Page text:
What an incredible time in a young person’s life, they say. How great it would be to be 21 again, feeling slightly liberated by adulthood, yet still basking in the carefree behaviors of childhood. Well, that’s precisely the problem.
I know they say preteens are the “in-betweeners” of adolescence but I like to think that us early 20-somethings are taking over. To be 21 means to love the person you are, all the while hating the things you love. To accept that even though you feel “old,” your life is still coming together; and may never be “together.”
You live your life in a vortex characterized by your contrasting desire to be an actual real person surviving on your own dollar, and your desire to keep pretending like you’re asleep on the couch so daddy can carry you to bed. You’re ricocheting madly between the urgency to speed time up—to get to that point in your life where you know, you’re certain, everything will be wonderful and perfect—and the plea to slow time down—to live forever in this exceptional microcosm of society known as college.
Yet, they don’t tell you that you’ll be a walking, talking paradox for the greater half of your college years. I like him, I like him not. I’m so happy and so sweet they should make an ice cream flavor out of me, yet I’m so sad and so confused that I wouldn’t mind being vacuum packed into a space bag and left in a dusty storage unit until the end of time. One moment you’re on a health kick, snacking on an apple and Greek yogurt and the next moment your face is finding solace in a bag of the saltiest chips on the shelf. It’s little things like these, that they don’t tell you, which actually represent the bigger changes in life. They don’t tell you that the confidence you have always had about your body will finally be tried. You’re supposed to be in your best shape at 21, right?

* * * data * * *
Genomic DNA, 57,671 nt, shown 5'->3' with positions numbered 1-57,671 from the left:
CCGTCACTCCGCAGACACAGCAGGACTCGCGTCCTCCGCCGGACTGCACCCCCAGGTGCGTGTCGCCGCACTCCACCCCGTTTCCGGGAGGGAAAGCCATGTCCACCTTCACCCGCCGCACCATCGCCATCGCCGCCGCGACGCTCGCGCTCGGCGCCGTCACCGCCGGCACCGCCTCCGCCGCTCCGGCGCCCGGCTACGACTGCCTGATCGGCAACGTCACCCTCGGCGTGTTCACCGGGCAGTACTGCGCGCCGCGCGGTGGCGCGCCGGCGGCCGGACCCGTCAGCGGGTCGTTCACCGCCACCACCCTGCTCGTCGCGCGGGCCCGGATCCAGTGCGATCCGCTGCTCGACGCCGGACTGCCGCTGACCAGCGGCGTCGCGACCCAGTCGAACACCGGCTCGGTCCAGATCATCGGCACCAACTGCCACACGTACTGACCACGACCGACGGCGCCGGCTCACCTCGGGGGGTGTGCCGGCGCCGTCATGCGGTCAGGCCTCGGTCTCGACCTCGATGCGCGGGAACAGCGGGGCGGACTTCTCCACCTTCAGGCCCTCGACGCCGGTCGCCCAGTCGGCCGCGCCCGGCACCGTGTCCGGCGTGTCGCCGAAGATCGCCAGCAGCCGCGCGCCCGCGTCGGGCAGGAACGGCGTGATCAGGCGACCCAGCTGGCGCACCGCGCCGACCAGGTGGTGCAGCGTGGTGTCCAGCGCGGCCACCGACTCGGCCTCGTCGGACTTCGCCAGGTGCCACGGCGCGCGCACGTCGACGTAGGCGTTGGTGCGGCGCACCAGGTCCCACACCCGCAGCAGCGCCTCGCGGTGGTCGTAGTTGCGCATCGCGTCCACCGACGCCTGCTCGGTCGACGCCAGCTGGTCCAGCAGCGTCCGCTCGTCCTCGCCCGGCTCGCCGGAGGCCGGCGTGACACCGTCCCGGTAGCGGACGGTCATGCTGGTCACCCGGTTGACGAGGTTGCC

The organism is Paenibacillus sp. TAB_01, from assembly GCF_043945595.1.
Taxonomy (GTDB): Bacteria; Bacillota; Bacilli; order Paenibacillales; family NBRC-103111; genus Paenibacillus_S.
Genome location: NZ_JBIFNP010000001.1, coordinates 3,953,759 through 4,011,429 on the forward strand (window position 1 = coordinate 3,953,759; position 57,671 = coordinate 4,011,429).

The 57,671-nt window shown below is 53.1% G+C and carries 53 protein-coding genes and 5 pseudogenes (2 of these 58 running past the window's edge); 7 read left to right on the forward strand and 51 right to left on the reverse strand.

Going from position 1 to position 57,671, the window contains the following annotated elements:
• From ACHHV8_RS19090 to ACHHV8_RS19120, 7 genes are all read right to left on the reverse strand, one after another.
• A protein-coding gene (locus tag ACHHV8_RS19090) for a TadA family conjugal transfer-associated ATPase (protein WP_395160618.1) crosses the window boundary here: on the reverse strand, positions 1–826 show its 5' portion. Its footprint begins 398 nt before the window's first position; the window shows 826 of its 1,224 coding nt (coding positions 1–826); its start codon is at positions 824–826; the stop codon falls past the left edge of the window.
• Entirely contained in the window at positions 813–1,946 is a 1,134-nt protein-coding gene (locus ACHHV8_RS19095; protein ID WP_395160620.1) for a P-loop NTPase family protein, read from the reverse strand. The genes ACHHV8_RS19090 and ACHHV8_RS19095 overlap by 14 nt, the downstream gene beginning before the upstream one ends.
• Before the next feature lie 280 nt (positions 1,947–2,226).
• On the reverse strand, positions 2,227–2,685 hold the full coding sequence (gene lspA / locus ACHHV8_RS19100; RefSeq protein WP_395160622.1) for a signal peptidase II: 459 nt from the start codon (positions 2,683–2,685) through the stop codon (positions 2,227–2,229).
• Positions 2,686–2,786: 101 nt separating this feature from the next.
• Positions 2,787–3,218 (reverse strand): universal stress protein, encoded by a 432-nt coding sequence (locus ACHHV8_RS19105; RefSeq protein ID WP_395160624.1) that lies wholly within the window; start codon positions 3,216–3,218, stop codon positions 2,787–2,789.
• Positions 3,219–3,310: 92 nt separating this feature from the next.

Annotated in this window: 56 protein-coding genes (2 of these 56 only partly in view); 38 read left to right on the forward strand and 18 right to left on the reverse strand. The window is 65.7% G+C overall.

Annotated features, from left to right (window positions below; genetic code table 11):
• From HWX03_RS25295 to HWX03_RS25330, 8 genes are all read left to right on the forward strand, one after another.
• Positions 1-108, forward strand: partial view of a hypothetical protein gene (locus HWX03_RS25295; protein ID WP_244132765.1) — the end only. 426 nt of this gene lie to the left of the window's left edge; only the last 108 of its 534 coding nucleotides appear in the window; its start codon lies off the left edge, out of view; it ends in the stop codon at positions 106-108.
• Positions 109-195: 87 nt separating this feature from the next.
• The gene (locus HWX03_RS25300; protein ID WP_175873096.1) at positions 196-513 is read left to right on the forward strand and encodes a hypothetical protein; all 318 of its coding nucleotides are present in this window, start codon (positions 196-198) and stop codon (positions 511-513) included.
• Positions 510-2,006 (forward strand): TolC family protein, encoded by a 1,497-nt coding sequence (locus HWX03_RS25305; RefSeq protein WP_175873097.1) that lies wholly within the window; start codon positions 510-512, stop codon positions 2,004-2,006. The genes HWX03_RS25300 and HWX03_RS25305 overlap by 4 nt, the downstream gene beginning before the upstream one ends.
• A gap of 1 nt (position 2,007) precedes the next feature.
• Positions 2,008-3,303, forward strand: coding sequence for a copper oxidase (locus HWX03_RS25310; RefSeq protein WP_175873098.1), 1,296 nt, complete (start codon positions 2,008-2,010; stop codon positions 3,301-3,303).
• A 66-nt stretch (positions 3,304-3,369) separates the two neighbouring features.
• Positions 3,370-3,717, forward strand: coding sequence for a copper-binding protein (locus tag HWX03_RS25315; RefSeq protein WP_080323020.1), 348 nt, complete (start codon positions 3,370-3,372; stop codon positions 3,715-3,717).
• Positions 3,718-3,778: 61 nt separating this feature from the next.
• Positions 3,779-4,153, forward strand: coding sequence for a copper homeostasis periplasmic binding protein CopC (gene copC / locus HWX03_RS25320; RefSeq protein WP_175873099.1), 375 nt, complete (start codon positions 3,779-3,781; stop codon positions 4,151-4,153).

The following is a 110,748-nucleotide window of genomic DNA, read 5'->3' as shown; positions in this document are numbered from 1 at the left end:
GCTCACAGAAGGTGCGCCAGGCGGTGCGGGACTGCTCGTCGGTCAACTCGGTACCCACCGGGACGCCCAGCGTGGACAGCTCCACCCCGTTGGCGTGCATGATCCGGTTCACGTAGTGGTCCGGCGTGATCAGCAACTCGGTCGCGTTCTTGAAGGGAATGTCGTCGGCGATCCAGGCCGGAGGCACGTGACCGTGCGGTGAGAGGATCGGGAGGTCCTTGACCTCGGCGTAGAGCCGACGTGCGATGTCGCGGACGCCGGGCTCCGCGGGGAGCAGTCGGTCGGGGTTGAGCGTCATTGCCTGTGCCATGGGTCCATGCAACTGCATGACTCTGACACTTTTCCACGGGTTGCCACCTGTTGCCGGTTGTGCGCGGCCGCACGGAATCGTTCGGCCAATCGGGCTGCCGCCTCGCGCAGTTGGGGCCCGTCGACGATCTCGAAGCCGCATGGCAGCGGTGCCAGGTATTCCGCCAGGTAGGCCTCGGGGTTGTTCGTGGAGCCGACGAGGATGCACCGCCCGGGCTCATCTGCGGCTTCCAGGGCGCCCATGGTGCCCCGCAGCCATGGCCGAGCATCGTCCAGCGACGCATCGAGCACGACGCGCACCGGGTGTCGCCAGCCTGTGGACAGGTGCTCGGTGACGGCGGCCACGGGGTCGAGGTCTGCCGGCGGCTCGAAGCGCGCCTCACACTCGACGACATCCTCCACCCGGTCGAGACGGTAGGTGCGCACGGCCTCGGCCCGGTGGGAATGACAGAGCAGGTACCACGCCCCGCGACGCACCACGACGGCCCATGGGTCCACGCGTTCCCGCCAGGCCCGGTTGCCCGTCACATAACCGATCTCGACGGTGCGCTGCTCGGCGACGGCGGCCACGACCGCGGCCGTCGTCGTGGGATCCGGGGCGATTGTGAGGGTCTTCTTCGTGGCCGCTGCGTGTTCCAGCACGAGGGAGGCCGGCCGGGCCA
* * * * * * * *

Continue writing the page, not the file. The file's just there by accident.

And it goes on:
You beg yourself to answer your own demanding questions, while refusing to provide any answers.
They don’t tell you that you’ll be fighting to hold onto your childhood beliefs about religion, education, relationships, family, friendships and your faith in humanity. They don’t tell you it’s all right to create a Bible of your own; something that speaks to you, your experiences and your beliefs. You are raised to believe that you don’t need to prove yourself to anyone under any circumstances, but when it comes to applying for jobs and making relationships last, that’s exactly what you think should be done.
Shouldn’t the high school bullshit have timed out by now? The jealousy, the competition, the negativity, the drama, the insecurity. Truth is, it’s still present, but in a way that is learning to play well, or not at all, with your developing sense of maturity—you’ve decided to “be bigger than that”…and that’s the next step to growing up. They don’t tell you that there will be people, boys and otherwise, who will use you, play you, and destroy you. Your trust and integrity will be tested.
They don’t tell you that you’ll still feel that wild teenage invincibility, while also dragging your seemingly shackled feet, week after week, trying to be a decent adult. They don’t tell you that even though you’re saying and doing things you agree with and believe in one day, those things could change in an instant, and it’s okay to move day to day, to be present.
At this juncture you’re likely away at college for three or more months at a time, fully enveloped in frat parties and classes, spending time with the friends who have become family. They don’t tell you that one flight later you’re 3,000 miles away with your real family, and friends from high school, trying to distinguish your role: child/college student/big sister/best friend?
With this three-month life you’re living—school, summer, school, home—it’s harder than hell to find a constant to ground and comfort you. They don’t tell you the grim challenge of finding that constant is up to you; you’re creating your life, you decide. They don’t warn you that that depression you’re feeling every time you come home, and sometimes away at school, can also be known as the very real diagnosis, “growing pains,” and that it will plague you, exhaust you, but eventually cultivate you.
To be 21 is to rifle through all the confusion and doubt about life, often arriving at a point of misunderstanding. Because what’s wrong with being misunderstood? At least it’s a sign that you’re trying. And so it goes…if we’d been told what 21 would feel like, we wouldn’t have believed them anyway.